Endorsed by USSF

Philospophy For Player Development

Top Three Key Points

1 – The younger ages represent the most influential period for
forming a sound fundamental base and a love for the game.

2 – We will continue to make training fun while at the same
time keeping it consistently challenging and competitive.

3 – Playing to win games becomes increasingly important, as
players age, but It should never be at the expense of playing well.

Supportive Points

It is best to teach players to avoid the temptation of BOOTING the ball long and far in the hopes that one of your fast forwards can win a foot race to create a breakaway.

Kicking the ball aimlessly forward into a sea of opponents with the idea of gaining a territorial advantage is, at best, hopeful soccer.

Playing “Direct” soccer, always playing the ball forward regardless of whether or not it is appropriate to do so in that situation, does not develop players and has consistently been proven ineffective at the higher level of the game.

The “Direct” approach only should be discouraged, because it replaces skillful and creative tactical play that moves ball forward, sideways and backwards, with an unbalanced environment emphasizing aggression and size.

We want to encourage players to be “Direct”, going to goal when the opportunity presents itself, understanding the difference between being constructively direct and piecing plays, as opposed to whacking the ball forward all the time.

Players should play an intelligent, patient, controlled game in which skill, mobility, and precision are emphasized and applied at speed.

Players should make precise passes to a well-timed purposeful run that culminates in a shot on goal.

Our objective is to teach and give our players the freedom to make choices during the run of play, so they are able to fulfill their potential.

We emphasize coach, parent and fans refrain from bellowing at players to “shoot it” or “pass it.” A “wrong” decision by a player is better than a “right” decision by a coach, parent or fans.

After the game is the time to discuss why a player made a specific choice in a specific situation. But during the game it must be left for the players to think for themselves.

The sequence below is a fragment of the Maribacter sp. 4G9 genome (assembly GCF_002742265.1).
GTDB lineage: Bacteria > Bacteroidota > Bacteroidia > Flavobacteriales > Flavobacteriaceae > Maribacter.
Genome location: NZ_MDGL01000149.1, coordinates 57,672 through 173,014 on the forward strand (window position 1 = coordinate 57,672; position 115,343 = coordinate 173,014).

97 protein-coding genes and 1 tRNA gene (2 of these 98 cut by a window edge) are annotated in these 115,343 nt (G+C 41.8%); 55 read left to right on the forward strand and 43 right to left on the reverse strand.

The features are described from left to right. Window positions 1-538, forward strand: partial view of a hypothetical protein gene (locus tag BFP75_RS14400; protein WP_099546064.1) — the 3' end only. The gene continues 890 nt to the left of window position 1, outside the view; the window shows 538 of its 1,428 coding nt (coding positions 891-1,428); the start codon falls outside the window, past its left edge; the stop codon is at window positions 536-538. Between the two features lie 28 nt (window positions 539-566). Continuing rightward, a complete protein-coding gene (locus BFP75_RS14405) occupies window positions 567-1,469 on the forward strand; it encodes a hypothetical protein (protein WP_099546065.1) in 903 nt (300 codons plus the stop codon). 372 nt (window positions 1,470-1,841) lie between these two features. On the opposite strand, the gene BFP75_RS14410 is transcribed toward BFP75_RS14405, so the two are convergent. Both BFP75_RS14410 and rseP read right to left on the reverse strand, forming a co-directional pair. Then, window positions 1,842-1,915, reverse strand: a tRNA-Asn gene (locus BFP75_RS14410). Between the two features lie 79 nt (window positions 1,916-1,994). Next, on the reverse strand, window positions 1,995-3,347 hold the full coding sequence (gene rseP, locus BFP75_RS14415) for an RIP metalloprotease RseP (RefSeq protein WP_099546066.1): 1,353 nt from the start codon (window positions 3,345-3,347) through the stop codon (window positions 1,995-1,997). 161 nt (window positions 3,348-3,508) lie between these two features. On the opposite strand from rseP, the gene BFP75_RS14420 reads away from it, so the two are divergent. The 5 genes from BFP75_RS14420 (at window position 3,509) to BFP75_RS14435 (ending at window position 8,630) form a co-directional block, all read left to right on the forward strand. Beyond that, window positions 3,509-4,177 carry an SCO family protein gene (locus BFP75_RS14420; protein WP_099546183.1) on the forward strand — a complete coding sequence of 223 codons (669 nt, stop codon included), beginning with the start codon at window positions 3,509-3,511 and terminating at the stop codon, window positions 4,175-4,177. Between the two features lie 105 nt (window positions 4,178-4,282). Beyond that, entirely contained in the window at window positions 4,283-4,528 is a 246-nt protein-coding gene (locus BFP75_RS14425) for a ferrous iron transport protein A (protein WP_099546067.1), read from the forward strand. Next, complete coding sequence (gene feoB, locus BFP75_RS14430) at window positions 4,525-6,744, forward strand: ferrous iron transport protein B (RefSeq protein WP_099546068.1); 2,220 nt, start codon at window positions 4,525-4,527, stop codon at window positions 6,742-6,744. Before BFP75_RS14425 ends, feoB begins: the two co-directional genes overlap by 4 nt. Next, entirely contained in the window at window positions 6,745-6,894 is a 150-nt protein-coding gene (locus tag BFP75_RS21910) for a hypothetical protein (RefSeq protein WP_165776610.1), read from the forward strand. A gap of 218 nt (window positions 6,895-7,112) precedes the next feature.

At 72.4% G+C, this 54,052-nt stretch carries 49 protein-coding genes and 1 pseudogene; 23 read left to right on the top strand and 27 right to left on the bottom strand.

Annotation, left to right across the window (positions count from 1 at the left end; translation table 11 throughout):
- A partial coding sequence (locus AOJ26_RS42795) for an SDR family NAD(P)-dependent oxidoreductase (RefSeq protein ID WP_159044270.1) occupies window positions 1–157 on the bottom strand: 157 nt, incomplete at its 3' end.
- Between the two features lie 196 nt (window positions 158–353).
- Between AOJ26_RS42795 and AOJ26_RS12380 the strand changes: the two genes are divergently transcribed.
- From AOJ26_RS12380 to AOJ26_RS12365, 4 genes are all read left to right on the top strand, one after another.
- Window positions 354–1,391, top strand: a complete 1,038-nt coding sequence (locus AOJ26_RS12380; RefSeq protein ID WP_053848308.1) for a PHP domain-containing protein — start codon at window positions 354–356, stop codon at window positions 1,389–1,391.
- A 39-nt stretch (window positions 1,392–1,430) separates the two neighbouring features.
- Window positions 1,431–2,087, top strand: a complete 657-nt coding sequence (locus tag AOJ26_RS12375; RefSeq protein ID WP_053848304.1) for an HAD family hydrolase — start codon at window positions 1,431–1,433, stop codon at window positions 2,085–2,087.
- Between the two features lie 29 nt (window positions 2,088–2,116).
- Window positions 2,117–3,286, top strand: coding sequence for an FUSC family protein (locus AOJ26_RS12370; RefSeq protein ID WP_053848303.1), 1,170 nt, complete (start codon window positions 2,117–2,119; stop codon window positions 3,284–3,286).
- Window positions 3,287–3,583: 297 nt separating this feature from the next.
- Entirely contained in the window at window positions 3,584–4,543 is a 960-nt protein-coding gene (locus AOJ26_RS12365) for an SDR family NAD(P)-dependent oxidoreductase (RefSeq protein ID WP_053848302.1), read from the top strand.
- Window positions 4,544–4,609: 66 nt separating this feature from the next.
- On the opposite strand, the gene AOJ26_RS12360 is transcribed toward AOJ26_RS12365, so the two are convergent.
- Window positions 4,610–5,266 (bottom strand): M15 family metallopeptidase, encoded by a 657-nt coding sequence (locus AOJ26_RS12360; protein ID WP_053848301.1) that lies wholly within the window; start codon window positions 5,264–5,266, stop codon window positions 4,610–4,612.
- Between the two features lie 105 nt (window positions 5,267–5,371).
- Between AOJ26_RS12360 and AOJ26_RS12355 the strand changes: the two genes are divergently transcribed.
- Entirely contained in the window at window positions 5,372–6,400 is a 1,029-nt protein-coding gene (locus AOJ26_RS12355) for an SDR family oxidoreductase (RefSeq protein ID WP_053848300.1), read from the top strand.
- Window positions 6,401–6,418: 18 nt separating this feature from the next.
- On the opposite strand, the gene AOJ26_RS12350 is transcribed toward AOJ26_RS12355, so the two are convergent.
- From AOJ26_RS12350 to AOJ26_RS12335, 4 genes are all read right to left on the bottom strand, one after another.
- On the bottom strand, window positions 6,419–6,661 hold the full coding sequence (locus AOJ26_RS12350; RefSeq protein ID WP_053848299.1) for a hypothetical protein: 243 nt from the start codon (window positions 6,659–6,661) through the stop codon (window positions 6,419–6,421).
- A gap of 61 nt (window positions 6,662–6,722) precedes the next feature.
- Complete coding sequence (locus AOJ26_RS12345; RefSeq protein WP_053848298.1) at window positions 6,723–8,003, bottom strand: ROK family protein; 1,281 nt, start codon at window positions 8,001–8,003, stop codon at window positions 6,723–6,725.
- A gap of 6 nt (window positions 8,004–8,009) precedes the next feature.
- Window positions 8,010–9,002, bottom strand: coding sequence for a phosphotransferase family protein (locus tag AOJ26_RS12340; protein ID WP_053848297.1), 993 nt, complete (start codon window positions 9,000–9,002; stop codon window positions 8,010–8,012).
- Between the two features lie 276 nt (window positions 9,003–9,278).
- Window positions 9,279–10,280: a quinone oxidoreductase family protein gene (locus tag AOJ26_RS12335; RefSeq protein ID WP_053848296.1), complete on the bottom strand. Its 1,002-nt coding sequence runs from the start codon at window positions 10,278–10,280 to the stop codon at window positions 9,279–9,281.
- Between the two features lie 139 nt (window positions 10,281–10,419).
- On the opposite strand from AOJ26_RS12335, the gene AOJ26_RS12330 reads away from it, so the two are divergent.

–  RAGE FC Coaching Staff


The curriculum for developing player skills must be appropriate for each age level, player and team.

The success of the U.S. National Teams program is largely dependent on the quality of the programs that feeds into it. True player development occurs when each player’s daily training and playing environment is of the highest quality. If this environment is consistent, with clear vision and structure of what lies ahead for each player, then development for player is maximized.

In place is a curriculum with guidelines for the U-12 through U-19 age groups for the club, state and regional team levels.

The intended purpose is to:

• Provide coaches with a framework with which to folow an
organized curriculum
• Provide for consistency, with guidance through all levels of play
• Improve “vertical integration” for player development
• Educate new coaches as to the standard of play and expectations
for each age.
• Prepare player for the quality of play at the national level

It is important to note that each player and each team need is different, thus allowing coaches the opportunity to assess and address each case by case.

Individual  and team strengths can be stabilized while deficiencies can be improved.

It is imperative that each coach take the time to observe and study the level for which the team is preparing to compete.

Every club coach should be attuned to the State Level  & National Team
State coaches should be attuned to Regional Team play
Regional coaches should be attuned with the age-group of National Team

This way, a more accurate assessment of player expectations is possible.
The training curriculum and club philosophy will help with the ultimate goal of each coach to prepare more sophisticated players and teams that can compete at the next level.

– RAGE FC Coaching Staff